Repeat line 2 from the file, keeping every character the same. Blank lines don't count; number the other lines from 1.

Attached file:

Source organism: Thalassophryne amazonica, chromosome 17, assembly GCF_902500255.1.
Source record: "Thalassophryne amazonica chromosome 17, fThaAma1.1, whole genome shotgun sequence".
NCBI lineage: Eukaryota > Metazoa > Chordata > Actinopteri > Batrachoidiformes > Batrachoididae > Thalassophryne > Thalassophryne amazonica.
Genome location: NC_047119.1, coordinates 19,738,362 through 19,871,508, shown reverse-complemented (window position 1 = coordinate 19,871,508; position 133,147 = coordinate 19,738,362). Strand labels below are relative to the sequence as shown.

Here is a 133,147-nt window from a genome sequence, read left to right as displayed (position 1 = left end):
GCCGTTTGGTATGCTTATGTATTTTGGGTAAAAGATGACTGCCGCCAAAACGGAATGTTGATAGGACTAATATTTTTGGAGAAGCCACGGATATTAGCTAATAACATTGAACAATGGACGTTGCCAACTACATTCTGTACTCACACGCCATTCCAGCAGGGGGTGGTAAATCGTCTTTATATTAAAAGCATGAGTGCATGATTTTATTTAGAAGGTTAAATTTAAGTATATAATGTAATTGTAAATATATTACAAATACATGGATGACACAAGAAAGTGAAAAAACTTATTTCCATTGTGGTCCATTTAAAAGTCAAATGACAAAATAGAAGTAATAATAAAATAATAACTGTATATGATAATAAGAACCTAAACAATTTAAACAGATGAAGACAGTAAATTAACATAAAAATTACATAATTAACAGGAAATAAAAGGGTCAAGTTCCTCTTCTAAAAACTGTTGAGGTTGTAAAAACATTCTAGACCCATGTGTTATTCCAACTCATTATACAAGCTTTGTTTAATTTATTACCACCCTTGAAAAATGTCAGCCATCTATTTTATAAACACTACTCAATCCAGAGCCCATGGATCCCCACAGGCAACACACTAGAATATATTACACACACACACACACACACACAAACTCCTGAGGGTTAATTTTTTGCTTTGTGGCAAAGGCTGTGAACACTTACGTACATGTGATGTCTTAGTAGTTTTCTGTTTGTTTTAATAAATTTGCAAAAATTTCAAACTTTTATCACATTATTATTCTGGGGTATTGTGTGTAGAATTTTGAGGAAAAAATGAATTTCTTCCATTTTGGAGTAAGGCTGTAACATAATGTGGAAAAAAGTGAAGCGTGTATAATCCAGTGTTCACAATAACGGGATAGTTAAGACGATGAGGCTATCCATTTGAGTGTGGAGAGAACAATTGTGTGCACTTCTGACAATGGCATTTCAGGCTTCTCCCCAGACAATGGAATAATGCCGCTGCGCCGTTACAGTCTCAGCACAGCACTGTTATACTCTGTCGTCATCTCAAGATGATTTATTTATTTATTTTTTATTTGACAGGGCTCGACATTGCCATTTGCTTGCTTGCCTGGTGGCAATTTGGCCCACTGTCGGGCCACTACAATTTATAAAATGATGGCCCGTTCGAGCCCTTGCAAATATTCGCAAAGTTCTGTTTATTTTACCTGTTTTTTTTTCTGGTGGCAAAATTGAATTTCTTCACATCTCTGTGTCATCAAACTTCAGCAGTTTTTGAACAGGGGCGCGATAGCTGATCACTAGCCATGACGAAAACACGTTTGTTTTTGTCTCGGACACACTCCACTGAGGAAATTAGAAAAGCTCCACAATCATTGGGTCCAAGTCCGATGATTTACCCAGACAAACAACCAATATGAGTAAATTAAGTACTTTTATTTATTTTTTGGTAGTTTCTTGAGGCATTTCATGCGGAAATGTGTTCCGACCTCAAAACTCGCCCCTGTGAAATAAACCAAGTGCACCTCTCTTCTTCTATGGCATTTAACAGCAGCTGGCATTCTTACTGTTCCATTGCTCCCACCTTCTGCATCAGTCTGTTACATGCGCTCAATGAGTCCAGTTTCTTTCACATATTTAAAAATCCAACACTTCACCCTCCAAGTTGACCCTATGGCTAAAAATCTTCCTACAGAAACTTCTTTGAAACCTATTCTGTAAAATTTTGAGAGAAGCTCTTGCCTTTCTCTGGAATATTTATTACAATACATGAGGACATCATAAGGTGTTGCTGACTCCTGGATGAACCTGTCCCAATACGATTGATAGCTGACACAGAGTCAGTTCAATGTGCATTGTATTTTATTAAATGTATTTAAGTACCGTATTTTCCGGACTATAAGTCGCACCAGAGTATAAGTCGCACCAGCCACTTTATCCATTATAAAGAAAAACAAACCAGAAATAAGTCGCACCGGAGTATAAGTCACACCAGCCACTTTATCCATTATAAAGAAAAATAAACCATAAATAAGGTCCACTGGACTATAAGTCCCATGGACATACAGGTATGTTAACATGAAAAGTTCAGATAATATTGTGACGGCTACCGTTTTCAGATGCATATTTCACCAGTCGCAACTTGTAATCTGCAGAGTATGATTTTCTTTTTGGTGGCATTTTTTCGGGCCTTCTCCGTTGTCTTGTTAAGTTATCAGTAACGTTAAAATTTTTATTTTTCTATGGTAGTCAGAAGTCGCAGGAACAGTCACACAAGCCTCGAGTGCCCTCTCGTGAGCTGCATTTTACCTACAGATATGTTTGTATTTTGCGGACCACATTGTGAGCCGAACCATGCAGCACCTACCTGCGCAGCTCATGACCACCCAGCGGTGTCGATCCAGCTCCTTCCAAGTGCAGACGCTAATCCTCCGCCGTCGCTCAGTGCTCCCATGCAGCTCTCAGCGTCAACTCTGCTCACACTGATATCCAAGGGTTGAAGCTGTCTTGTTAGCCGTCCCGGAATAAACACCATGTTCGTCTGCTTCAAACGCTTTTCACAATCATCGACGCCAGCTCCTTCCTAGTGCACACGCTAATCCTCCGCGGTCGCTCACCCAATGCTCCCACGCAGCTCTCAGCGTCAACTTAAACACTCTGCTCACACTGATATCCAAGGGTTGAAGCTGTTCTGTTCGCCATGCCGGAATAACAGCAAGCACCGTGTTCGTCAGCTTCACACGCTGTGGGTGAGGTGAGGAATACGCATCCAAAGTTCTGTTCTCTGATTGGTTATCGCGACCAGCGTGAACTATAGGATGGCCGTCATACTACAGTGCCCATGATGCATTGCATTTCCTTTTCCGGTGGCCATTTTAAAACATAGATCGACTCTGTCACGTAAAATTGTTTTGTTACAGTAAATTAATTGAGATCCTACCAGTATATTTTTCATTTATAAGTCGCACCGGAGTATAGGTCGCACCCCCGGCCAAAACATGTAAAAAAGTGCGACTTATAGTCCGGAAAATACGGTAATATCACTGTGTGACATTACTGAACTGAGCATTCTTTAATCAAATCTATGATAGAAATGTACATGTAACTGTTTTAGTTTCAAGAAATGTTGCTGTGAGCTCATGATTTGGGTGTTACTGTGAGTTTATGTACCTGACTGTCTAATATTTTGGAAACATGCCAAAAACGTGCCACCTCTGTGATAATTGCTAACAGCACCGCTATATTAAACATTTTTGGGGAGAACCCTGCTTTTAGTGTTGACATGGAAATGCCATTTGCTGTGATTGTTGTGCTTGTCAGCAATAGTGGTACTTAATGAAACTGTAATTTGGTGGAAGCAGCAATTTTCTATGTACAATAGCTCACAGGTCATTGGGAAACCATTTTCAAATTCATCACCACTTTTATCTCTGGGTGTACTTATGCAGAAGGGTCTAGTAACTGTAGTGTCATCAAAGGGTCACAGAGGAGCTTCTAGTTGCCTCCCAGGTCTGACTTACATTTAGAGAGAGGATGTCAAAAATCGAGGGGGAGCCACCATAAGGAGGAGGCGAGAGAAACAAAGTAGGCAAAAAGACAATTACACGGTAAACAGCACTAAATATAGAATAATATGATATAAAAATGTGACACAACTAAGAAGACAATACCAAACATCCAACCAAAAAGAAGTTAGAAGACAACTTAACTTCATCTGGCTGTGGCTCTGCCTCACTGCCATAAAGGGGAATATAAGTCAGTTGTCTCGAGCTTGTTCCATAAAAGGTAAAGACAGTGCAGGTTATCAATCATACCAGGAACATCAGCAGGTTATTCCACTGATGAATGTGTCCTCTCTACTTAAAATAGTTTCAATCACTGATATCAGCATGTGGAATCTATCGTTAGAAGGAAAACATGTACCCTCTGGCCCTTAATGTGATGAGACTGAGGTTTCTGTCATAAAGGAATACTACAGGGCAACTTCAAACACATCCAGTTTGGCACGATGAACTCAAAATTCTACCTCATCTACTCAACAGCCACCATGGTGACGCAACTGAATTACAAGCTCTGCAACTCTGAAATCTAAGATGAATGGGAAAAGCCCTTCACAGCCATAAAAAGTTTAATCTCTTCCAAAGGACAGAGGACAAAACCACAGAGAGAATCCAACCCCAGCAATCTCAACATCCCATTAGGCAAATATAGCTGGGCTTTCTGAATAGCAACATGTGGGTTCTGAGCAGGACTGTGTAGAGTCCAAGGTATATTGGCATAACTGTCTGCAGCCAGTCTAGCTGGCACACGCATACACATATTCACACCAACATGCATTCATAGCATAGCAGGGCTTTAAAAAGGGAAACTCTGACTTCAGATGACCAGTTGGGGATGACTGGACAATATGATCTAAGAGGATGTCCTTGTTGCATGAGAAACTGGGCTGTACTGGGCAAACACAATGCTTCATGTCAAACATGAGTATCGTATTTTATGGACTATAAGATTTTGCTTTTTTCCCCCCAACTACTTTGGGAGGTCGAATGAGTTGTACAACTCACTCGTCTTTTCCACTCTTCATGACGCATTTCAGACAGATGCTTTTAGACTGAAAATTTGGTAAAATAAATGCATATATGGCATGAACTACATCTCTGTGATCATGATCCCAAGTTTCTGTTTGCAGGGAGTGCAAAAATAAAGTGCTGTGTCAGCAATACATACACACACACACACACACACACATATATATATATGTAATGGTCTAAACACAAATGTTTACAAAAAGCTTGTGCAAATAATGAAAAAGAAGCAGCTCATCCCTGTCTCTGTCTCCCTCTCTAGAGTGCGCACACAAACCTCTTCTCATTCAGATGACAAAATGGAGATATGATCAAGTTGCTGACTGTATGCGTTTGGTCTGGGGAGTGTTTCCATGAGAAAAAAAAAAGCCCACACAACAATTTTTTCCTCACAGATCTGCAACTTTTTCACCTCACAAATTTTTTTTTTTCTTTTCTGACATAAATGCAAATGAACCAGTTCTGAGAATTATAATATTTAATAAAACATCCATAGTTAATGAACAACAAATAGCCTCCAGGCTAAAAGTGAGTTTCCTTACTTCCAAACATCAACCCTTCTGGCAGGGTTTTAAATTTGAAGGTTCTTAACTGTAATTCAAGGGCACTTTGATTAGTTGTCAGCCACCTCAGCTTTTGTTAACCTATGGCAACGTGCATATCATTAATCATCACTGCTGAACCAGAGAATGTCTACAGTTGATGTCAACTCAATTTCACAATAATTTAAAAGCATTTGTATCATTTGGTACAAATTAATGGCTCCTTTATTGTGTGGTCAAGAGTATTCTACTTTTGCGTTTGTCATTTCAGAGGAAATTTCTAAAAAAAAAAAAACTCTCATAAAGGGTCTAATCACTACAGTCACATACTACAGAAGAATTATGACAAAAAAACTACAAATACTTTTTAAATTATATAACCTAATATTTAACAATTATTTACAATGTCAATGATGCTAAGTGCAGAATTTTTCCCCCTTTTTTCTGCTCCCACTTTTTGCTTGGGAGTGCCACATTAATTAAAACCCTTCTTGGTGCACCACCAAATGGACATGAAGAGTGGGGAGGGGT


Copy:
Source record: "Thalassophryne amazonica chromosome 17, fThaAma1.1, whole genome shotgun sequence".